Imagine if each of the nearly 2 million Minnesotans who attend the State Fair this year were given $225 as they passed through the gates — a total of $450 million. That is about the same amount we will save taxpayers next year through our statewide competitive bidding process — a nation-leading reform effort that requires health insurance companies to find new ways to deliver better quality health care for Minnesotans, at lower prices.

These reforms and cost savings were made possible by a pilot program approved by the Legislature in 2011 that empowered the Department of Human Services (DHS) to negotiate better health care benefits and get the best possible deal for taxpayers. Because of the program’s success, the Legislature expanded competitive bidding statewide in 2014. Before these reforms, insurance companies did not have to compete by improving service quality and lowering prices. Instead, they lined up every year and received an average payment increase of around 6 percent from state government programs that serve 800,000 Minnesotans.

Because of competitive bidding and other reforms over the past five years, we will save taxpayers an estimated $1.65 billion by 2016. More than that, hundreds of thousands of Minnesotans will receive better quality health care. That is exactly the kind of smart reform Minnesotans expect, and deserve.

Still, a group of vocal critics — including one health insurer that was bested by its competitors in this year’s cost-saving, quality-driven process — is now trying to overturn it. In previous years, when its bids were successful, that same company did not make any complaints. But now, it is using scare tactics to portray good policy as a bad deal. It could not be more wrong.

It is now claiming that competitive bidding will cause people to lose their doctors. That is not true. Take the case of the HealthEast Roselawn Clinic in St. Paul. The clinic has a reputation for serving people from immigrant communities particularly well, as noted in a recent Star Tribune story (“Life after UCare,” Aug. 30). In 2016, patients on our public programs will still be able to see the same doctors and nurses at HealthEast Roselawn Clinic. The difference is that the cost of those visits will be paid by another health plan.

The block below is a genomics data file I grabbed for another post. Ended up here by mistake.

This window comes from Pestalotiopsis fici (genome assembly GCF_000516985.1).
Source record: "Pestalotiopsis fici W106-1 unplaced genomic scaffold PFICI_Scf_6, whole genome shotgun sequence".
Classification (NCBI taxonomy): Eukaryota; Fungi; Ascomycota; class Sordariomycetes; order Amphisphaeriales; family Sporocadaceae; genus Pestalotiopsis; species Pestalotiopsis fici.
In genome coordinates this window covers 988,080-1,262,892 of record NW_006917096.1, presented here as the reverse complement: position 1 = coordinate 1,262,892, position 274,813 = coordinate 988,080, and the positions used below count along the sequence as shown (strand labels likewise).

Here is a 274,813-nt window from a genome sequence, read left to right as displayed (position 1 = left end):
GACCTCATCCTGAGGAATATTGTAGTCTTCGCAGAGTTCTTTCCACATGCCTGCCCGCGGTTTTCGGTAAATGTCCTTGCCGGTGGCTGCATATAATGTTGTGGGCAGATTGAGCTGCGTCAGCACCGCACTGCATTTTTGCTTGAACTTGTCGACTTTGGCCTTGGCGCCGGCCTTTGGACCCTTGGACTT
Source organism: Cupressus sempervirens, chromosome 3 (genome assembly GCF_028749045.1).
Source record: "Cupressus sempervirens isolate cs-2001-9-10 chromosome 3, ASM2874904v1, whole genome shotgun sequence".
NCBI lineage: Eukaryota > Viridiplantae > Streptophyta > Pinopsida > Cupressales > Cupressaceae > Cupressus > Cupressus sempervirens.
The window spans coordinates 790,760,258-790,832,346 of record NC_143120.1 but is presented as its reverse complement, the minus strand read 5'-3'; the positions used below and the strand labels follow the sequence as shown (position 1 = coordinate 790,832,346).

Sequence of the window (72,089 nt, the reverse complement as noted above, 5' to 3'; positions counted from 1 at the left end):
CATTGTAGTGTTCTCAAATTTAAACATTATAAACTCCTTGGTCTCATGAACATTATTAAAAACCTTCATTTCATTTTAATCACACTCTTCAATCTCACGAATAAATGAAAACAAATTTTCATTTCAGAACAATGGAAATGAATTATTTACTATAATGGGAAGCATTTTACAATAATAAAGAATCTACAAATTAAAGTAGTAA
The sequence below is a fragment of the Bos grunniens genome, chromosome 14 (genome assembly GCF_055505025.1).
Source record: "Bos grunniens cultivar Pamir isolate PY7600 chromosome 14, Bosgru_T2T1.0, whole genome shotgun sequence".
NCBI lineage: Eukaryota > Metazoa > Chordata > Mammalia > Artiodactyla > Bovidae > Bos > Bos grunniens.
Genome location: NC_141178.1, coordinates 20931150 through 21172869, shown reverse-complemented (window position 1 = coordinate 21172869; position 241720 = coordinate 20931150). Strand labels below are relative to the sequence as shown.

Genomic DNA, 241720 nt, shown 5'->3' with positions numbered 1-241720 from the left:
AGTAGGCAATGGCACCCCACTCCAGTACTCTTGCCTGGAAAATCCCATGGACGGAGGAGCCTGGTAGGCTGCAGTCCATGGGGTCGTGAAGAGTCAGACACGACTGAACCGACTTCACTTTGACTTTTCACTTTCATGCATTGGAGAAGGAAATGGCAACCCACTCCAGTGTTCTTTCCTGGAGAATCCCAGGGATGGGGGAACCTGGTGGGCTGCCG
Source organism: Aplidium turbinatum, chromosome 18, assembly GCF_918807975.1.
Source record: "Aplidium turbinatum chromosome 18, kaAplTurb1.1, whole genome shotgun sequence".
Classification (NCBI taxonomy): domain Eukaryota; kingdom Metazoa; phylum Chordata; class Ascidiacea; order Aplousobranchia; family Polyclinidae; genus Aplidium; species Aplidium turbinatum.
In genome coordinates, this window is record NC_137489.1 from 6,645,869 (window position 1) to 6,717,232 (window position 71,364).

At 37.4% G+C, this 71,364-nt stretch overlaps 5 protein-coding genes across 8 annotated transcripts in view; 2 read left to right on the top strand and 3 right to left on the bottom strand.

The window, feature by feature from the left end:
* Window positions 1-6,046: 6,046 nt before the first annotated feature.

These same critics will also tell you that transitioning so many people from one health plan to another will be chaotic (“Let’s hit the ‘reset’ button on UCare,” Aug. 31). That is also not true. The DHS is one of the largest insurers in the state, and we successfully help people make changes in their health care all the time. In fact, we have open enrollment for all of our 800,000 enrollees every year.

During the first year of competitive bidding, we transitioned 80,000 enrollees to new plans in a situation similar to the one this year. That number is far greater this year, but we are ready to meet the demand. We are doubling our call-center staff to help enrollees who have questions. Someone who does not switch plans on time will be automatically assigned to a plan, which they can change later. No one will lose coverage, and every enrollee will have access to language interpreters and transportation, if they need those services.

Finally, critics say this will hurt the quality of care people receive. That could not be further from the truth. In fact, competition allows us to push health plans to improve quality and access to care, and to improve those areas where they fall short, like mental health care and dental care. For example, only 30 percent of the children enrolled in these programs currently get preventive trips to the dentist. We need to do better, and using competition to drive better care and better results for patients is the right way to ensure those improvements are realized.

Change is never easy. And in a fair, free and competitive market, there are always winners and losers. But at the end of the day, the goals of these cost-saving reforms are to improve the quality of health care for hundreds of thousands of Minnesotans, and to do so at a much lower cost to taxpayers. We gave all health plans equal footing in a fair and free market to compete for business, based on quality and cost. By all those measures, Minnesota’s competitive bidding reforms have been an extraordinary success.

While a vocal minority may continue to express displeasure that their bids for state contracts failed to beat out their competitors, the vast majority of Minnesotans can be assured that they are getting the better value for their tax dollars that they deserve. More than $1.65 billion in savings to taxpayers is more than enough reason to laud the successes of real Minnesota health reforms — rather than undermining them with lawsuits and criticisms.

 

Lucinda Jesson is commissioner of the Minnesota Department of Human Services.